• Short-term borrowing and lending. • Low credit risk. • High liquidity. • High volume of lending and borrowing.

Money market Instruments
• • • • Eurodollars Treasury Bills Federal bonds Municipal bonds

• Eurodollar: U.S. dollars held as deposits in foreign banks • Corporations often find it more convenient to hold deposits at foreign banks to facilitate payments in their foreign operations • Can be held in U.S. bank branches or foreign banks Risk: • They are not subject to reserve requirements • Nor are they eligible for FDIC depositor insurance (U.S. government is not interested in protecting foreign depositors) • The resulting rates paid on Euro dollars are higher (higher risk) Trading: • Over night trading as in the Federal Funds market • Eurodollars are traded in London, and the rates offered are referred to as LIBOR (London Interbank Offered

Treasury Bills
• T-bills are short-term securities issued by the US Treasury to raise money from public. • They are issued with three-month, six-month and one-year maturities. • T-bills are purchased for a price that is less than their par value; • One of the few money market instruments that are affordable to the individual investors. • T-bills are usually issued in denominations of $1,000, $5,000, $10,000, $25,000, $50,000, $100,000 and $1 million.

• Treasury Bills are sold by single price auctions held weekly. • If you want to buy a T-bill, you submit a bid that is prepared either non-competitively or competitively. • T-bills are considered to be the safest investments . • They are exempt from state and local taxes. • return are less because Treasuries are exceptionally safe. • Investment characteristics of treasury bills:– – – – Default risk Liquidity Taxes Minimum denomination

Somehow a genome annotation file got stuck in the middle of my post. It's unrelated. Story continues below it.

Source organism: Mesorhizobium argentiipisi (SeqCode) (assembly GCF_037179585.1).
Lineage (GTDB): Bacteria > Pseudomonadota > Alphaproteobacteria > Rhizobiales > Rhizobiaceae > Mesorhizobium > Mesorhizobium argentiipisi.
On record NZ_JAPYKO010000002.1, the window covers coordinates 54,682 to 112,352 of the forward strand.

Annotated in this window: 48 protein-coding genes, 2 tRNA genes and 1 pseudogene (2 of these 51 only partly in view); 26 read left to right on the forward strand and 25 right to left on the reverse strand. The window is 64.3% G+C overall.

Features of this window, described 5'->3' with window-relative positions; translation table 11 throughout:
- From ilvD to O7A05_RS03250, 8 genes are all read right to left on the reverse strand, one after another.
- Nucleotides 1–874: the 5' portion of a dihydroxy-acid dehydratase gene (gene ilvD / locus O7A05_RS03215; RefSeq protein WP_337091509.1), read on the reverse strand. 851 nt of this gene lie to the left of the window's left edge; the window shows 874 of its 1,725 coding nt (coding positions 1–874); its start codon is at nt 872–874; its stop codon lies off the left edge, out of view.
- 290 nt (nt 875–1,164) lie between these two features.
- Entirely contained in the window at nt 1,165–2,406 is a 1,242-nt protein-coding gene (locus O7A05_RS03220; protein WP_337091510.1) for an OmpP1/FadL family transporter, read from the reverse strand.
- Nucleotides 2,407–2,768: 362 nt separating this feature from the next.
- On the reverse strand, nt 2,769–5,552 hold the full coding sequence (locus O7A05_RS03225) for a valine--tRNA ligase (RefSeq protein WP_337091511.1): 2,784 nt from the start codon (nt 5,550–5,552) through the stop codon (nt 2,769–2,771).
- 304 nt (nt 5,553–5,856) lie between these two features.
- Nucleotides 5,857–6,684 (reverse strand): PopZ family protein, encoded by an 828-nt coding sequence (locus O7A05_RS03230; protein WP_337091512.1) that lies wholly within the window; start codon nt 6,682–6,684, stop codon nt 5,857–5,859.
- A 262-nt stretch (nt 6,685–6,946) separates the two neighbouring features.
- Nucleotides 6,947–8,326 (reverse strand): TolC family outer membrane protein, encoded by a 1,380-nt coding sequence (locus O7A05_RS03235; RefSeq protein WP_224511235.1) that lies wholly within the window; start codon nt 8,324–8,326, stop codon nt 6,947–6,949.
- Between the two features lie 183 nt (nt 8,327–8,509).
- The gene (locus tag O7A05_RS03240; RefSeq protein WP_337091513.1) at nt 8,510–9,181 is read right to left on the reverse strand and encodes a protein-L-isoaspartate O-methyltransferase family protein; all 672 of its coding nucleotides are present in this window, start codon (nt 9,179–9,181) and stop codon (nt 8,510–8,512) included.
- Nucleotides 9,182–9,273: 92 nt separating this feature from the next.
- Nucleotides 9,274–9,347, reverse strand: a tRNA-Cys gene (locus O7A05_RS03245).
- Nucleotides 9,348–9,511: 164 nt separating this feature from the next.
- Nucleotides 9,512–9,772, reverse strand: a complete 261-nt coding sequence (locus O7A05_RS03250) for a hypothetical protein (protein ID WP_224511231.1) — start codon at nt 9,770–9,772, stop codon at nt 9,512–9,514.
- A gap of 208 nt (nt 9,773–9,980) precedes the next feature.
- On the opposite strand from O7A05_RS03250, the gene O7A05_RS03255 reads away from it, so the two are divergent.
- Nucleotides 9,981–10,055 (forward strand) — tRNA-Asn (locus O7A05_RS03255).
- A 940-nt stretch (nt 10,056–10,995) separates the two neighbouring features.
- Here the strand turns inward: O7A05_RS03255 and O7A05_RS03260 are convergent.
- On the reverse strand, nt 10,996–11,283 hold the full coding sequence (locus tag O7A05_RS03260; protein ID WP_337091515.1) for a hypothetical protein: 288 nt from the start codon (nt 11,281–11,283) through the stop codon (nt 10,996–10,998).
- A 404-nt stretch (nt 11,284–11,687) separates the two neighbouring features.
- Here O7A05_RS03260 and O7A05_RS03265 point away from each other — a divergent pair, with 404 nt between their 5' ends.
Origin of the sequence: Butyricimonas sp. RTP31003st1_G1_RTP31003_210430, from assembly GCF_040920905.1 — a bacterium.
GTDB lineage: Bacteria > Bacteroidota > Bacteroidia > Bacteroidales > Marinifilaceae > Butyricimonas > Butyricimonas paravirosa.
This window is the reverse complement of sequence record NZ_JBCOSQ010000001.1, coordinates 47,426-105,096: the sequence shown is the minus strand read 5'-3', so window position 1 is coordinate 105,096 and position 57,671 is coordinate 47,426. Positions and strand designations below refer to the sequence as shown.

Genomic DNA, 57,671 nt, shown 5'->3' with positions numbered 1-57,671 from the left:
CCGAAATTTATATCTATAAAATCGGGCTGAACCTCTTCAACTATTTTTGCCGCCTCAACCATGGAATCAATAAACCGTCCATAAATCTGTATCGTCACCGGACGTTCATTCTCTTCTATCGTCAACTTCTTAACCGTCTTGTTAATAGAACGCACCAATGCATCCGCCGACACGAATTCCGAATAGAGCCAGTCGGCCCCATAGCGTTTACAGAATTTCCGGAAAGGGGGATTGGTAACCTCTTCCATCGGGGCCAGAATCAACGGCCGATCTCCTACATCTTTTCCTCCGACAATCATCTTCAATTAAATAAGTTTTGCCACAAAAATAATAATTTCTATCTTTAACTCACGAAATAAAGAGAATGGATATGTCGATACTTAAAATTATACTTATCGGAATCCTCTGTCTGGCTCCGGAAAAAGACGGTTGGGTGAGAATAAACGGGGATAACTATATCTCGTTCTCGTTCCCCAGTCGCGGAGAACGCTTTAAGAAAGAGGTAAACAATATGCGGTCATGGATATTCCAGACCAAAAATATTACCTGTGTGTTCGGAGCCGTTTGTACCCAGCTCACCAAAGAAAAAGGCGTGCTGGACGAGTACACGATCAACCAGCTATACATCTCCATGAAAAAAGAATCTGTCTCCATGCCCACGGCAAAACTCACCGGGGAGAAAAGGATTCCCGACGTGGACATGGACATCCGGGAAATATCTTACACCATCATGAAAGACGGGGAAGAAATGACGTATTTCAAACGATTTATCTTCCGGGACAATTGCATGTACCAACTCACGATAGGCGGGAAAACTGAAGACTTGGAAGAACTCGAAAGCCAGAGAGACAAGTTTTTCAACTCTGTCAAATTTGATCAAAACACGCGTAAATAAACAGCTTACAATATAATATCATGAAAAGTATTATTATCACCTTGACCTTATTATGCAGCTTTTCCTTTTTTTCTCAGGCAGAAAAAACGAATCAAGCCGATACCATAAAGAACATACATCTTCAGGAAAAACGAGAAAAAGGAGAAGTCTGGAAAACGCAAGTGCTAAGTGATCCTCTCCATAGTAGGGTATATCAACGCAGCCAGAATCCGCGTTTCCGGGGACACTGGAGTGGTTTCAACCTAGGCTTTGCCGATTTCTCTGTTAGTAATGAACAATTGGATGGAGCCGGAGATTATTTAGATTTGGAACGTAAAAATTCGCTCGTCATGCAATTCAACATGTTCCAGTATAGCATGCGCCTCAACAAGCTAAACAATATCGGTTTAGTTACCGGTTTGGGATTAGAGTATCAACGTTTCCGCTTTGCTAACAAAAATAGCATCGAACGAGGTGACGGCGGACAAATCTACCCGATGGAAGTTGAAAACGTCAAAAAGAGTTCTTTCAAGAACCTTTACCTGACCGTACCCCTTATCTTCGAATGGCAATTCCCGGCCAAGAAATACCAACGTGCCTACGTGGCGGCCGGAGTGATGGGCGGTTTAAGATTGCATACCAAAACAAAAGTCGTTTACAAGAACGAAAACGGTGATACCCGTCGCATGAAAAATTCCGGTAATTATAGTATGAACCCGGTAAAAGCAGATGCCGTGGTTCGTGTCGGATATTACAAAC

Federal Funds
• Short-term funds transferred (loaned or borrowed) between financial institutions, usually for a period of one day. • Used by banks to meet short-term needs to meet reserve requirements (over night). • Banks loan because they would not make any interest at all on excess reserves held with the Fed. • Banks may borrow the funds to meet the reserves required to back their deposits. • Participants in federal funds market include commercial banks , savings and loan associations , government sponsored enterprises , branches of foreign banks in the US , federal agencies and

Fed funds rates and T-bill rates 1990 through 2004

Municipal Bonds
• Bond issues by a state , city , or other local govt. or their agencies. • The method and practices of issuing debt are governed by an extensive system of laws and regulations , which vary by state. • The issuer of the municipal bond receive a cash payment at the time of issuance in exchange for a promise to repay the investor over time. • Repayment period can be as short as few months to few years. • Bond bear interest at either fixed or variable rate of interest. • Interest income received by bond holders is often exempt from the federal income tax and income

• Investors usually accept lower interest payments than other types of borrowing. • Municipal bond holders may purchase bonds either directly from the issuer at the time of issuance or from other bond holders after issuance. • Municipal bonds typically pay interest semi-annually. • Interest earnings on bonds that fund projects that are constructed for the public good are generally exempt from federal income tax. • But , not all municipal bonds are tax-exempt. • Municipal bonds may be general obligations of issuer or secured by specified revenues.

Comparing Money Market Securities : A comparison of rates